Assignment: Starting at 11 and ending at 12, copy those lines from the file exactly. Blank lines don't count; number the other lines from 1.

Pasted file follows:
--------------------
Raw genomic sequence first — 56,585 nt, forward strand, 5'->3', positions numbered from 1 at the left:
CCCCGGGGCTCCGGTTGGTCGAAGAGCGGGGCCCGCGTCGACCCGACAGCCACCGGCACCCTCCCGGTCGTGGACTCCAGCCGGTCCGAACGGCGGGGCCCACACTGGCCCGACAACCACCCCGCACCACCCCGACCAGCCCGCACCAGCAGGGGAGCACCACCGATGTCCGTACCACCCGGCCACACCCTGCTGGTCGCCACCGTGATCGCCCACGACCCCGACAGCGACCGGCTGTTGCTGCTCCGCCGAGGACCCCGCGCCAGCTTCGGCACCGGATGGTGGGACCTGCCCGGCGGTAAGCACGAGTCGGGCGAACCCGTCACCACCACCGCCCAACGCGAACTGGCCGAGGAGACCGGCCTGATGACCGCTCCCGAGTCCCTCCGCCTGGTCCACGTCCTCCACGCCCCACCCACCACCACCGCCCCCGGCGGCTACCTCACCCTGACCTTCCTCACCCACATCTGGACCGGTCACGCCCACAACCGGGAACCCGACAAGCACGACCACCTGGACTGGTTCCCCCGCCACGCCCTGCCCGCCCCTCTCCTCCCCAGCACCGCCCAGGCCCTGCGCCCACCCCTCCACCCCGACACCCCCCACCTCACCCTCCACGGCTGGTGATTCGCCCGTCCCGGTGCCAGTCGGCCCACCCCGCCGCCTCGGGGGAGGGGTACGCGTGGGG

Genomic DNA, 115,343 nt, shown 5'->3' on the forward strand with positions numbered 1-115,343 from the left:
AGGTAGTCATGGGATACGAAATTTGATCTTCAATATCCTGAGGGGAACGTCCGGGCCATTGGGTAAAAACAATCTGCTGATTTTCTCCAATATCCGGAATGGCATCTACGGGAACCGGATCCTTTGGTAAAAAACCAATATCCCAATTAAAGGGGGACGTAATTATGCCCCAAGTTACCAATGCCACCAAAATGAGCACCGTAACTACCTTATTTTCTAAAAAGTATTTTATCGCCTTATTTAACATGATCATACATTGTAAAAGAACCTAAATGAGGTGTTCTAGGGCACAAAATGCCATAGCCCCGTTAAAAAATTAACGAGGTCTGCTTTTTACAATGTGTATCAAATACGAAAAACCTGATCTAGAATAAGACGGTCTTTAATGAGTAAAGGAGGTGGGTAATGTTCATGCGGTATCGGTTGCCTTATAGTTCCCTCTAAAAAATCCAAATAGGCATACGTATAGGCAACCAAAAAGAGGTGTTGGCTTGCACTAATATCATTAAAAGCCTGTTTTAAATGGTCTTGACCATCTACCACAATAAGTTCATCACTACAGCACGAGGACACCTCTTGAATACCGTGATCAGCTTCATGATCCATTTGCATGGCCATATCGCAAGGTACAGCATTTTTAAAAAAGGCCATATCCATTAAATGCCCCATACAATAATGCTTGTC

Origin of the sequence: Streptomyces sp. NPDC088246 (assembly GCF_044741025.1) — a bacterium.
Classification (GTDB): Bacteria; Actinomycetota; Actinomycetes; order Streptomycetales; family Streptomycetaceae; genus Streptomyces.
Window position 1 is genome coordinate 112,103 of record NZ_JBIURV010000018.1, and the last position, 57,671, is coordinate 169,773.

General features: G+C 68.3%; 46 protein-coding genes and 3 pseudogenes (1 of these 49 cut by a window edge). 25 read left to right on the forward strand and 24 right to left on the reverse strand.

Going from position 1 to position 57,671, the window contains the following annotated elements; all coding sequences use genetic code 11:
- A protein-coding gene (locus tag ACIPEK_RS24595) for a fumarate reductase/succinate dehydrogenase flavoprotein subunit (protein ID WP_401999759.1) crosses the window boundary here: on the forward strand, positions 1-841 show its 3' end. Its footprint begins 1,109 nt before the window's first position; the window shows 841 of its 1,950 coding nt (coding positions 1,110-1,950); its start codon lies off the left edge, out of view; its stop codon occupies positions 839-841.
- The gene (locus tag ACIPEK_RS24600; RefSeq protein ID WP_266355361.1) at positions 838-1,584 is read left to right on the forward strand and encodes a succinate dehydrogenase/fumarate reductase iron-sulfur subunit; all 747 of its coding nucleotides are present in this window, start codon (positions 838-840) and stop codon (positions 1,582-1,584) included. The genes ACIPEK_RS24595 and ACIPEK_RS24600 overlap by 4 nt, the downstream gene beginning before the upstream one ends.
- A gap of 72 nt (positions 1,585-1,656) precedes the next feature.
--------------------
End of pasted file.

- The gene (locus tag ACIPEK_RS24600; RefSeq protein ID WP_266355361.1) at positions 838-1,584 is read left to right on the forward strand and encodes a succinate dehydrogenase/fumarate reductase iron-sulfur subunit; all 747 of its coding nucleotides are present in this window, start codon (positions 838-840) and stop codon (positions 1,582-1,584) included. The genes ACIPEK_RS24595 and ACIPEK_RS24600 overlap by 4 nt, the downstream gene beginning before the upstream one ends.
- A gap of 72 nt (positions 1,585-1,656) precedes the next feature.